By: Arlene R. Weiss
This fifth installment in the Fast and the Furious film franchise pulls out more than all the stops. Riding on the blockbuster success of 2009’s fourth chapter in the series, Fast & Furious, this edition shows off its infusion of big budget production, international jet set locales, gorgeous cinematography, and sports spectacular high-tech gadgetry and breathtaking stunts. Bigger, bolder and badass to the core, before its opening weekend even ended, Fast Five reportedly already earned some $84 million, surpassing all expectations, making it the most successful film in the series.
Charismatic tough guy, street racers, Dominic Toretto (Vin Diesel), and Brian O’Conner (Paul Walker), return, along with Dom’s sister and Brian’s girlfriend Mia Toretto, (Jordana Brewster), who soak up the stunning scenery in Rio de Janeiro, Brazil, while eluding the law, relentless DSS Federal Agent Luke Hobbs (Dwayne “The Rock” Johnson doing his best, hardass who really is an affable teddy bear impression!), and a powerful, homicidal, crooked businessman, Hernan Reyes (Joaquim de Almeida), who has the local citizens cowering under his chaotic, criminal rule.
Dom, Brian, and Mia organize the ultimate bank heist, setting their sights on Reyes’s hundred million of laundered money. Cool, stylish, and resembling some of the great bank heist capers of the silver screen from The Italian Job, to Ocean’s Eleven, to Kelly’s Heroes, no big bank job would be complete, without bringing in an ensemble of slick and infectiously likable friends, who are operatives in various underworld specialties, from explosives to safe cracking, and who also all happen to be cast members from all four previous Fast and the Furious films.
Tyrese Gibson, Chris “Ludacris” Bridges, Matt Schulze, Sung Kang, Gal Gadot, Tego Calderon, and Don Omar, all shine and just sparkle alongside stars Diesel, Walker, and Brewster in this over the top testosterone fest of nonstop adrenaline, quick witted, crackling (and occasionally cheesy but delicious) dialogue, and incredible stunts, all set spectacularly in speeding, flying, and very expensive cars.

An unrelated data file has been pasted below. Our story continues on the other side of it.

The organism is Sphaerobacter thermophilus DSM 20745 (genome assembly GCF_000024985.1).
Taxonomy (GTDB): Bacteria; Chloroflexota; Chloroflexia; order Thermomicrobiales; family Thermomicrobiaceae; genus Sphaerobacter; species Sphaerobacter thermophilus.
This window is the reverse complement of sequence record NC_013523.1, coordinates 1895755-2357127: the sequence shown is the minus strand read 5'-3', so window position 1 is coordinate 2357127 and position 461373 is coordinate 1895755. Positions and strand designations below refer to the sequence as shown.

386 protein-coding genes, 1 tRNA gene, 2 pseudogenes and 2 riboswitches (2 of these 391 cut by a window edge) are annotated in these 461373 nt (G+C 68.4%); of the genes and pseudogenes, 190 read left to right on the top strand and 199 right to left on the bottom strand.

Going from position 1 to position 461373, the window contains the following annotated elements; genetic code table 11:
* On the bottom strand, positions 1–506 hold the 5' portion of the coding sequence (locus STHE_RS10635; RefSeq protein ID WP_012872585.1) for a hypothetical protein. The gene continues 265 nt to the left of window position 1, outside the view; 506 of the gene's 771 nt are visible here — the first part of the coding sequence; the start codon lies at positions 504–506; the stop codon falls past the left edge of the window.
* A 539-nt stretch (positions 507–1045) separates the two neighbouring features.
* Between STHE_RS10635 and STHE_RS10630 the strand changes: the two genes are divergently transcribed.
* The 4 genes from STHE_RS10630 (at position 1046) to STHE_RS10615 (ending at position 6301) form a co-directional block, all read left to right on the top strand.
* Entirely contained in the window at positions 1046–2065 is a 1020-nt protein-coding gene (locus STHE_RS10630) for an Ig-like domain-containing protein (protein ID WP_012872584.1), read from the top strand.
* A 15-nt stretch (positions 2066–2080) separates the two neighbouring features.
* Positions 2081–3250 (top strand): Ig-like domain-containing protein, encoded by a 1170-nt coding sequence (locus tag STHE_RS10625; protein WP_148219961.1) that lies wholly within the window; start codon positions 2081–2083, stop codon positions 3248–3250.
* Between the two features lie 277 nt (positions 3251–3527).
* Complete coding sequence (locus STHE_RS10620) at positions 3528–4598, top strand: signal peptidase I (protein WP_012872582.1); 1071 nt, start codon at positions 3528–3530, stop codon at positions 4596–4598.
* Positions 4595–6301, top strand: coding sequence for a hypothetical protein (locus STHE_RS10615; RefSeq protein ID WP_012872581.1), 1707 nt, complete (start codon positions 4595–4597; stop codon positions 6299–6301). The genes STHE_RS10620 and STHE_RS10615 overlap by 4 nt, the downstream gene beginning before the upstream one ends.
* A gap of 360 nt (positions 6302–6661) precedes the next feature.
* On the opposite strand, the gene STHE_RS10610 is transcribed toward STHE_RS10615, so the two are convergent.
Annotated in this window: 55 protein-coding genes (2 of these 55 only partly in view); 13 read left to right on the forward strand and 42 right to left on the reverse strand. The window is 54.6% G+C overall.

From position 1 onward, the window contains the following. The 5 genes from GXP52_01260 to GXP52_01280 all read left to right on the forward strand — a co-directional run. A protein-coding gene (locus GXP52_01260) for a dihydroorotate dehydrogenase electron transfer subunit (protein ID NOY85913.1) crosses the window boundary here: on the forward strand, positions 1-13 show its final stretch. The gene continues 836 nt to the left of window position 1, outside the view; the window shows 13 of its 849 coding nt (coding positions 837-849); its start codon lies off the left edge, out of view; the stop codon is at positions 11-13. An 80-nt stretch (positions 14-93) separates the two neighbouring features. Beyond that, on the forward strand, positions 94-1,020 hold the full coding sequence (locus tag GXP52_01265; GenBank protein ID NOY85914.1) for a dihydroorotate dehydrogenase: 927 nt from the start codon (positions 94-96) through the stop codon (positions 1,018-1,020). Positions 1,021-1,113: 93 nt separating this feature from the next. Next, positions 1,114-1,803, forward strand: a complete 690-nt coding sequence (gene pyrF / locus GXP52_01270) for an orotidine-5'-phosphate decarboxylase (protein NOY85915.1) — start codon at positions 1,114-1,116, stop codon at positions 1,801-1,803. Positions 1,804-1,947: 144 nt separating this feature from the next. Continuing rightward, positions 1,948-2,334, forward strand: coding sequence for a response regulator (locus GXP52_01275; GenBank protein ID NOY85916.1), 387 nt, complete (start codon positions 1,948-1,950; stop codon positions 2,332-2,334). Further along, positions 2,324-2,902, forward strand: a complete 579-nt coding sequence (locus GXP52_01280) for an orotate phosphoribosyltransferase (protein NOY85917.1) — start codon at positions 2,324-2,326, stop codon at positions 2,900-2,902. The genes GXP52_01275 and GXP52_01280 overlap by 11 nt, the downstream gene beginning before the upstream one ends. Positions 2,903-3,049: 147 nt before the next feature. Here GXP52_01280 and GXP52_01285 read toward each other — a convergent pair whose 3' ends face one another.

Keeping this high performance film vehicle, well-oiled and at optimum rev, is Fast & Furious film composer Brian Tyler’s dynamic, thunderous, roaring score, which serves and fuels Fast Five as remarkably as Dom tinkering and tooling the engine under the hood of the matchless “ten second car.”
Massive, loud, orchestral swells, subtly textured moods, Latin flavored salsas, and high tech electronic, synthesized, pumping, percussive drenched grooves, keep the plot and action burning up the road and screen in high gear and on all cylinders.
Actors, Omar and Ludacris return to their signature soul street beats and music origins, with each offering songs on the delicious film soundtrack. Omar’s high energy, spicy hot “How We Roll” serves up the same tangy barbecue he cooks up in the film and should only be listened to in a very fast car!
Kudos to Director Justin Lin and screenwriter Chris Morgan who also return after helming Fast & Furious, for keeping the series fresh, fun, and vital with this fifth edition, and also for making this one of the few action film franchises that continually boasts strong, sexy, and intelligent ladies, kickin’ it with equal merits among the guys. Brewster, Gadot, Elsa Pataky as Elena Neves, Hobbs’ incorruptible rookie officer on a personal mission against Reyes, and Eva Mendes as U.S. Customs Agent Monica Fuentes, all hold their own with the guys in this sizzling spectacle of fun.
There are plot twists and turns and red herrings galore, including friends and nemeses alike who double-cross one another, switch sides, and form unlikely alliances.
Be sure to stay after the credits begin to roll for (Spoiler Alert!), the final scene and set up for what is certain to be an even more thrilling and exciting Fast and the Furious 6! Fast Five’s storyline may be implausible and often seemingly impossible, and that’s the best part, as it’s all in fantastical fun making it most certainly, phenomenally incredible.
© Copyright May 2, 2011 By Arlene R. Weiss-All Rights Reserved